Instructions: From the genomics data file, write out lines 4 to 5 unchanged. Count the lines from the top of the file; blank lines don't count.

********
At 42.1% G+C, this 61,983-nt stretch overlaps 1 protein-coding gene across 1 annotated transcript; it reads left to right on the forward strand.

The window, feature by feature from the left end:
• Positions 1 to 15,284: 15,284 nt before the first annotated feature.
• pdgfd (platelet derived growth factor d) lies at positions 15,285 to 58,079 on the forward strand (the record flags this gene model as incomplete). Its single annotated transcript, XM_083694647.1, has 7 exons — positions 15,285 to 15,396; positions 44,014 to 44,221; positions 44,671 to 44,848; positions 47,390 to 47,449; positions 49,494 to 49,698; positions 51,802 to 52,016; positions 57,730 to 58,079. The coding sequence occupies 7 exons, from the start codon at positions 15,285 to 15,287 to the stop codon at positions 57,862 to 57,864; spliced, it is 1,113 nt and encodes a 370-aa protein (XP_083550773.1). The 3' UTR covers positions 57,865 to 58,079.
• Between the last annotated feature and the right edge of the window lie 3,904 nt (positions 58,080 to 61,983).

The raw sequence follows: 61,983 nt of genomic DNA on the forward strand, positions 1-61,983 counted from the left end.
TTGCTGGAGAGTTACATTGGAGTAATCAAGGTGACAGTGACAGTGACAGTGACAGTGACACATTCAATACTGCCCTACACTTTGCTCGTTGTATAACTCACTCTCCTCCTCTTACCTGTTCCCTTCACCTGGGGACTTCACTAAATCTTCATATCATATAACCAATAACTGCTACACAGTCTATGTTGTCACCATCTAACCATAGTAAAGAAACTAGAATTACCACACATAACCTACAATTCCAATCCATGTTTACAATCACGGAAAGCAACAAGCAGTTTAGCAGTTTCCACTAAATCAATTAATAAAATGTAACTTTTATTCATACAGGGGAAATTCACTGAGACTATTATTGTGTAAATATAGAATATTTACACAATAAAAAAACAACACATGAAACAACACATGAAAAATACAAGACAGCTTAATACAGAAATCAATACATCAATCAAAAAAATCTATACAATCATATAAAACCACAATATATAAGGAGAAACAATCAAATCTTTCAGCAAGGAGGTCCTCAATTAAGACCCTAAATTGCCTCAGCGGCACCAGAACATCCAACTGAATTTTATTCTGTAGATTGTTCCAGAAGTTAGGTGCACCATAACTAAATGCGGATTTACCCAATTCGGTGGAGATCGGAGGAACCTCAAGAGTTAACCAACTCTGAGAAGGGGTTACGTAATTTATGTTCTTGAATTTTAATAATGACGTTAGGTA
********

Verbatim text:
• pdgfd (platelet derived growth factor d) lies at positions 15,285 to 58,079 on the forward strand (the record flags this gene model as incomplete). Its single annotated transcript, XM_083694647.1, has 7 exons — positions 15,285 to 15,396; positions 44,014 to 44,221; positions 44,671 to 44,848; positions 47,390 to 47,449; positions 49,494 to 49,698; positions 51,802 to 52,016; positions 57,730 to 58,079. The coding sequence occupies 7 exons, from the start codon at positions 15,285 to 15,287 to the stop codon at positions 57,862 to 57,864; spliced, it is 1,113 nt and encodes a 370-aa protein (XP_083550773.1). The 3' UTR covers positions 57,865 to 58,079.
• Between the last annotated feature and the right edge of the window lie 3,904 nt (positions 58,080 to 61,983).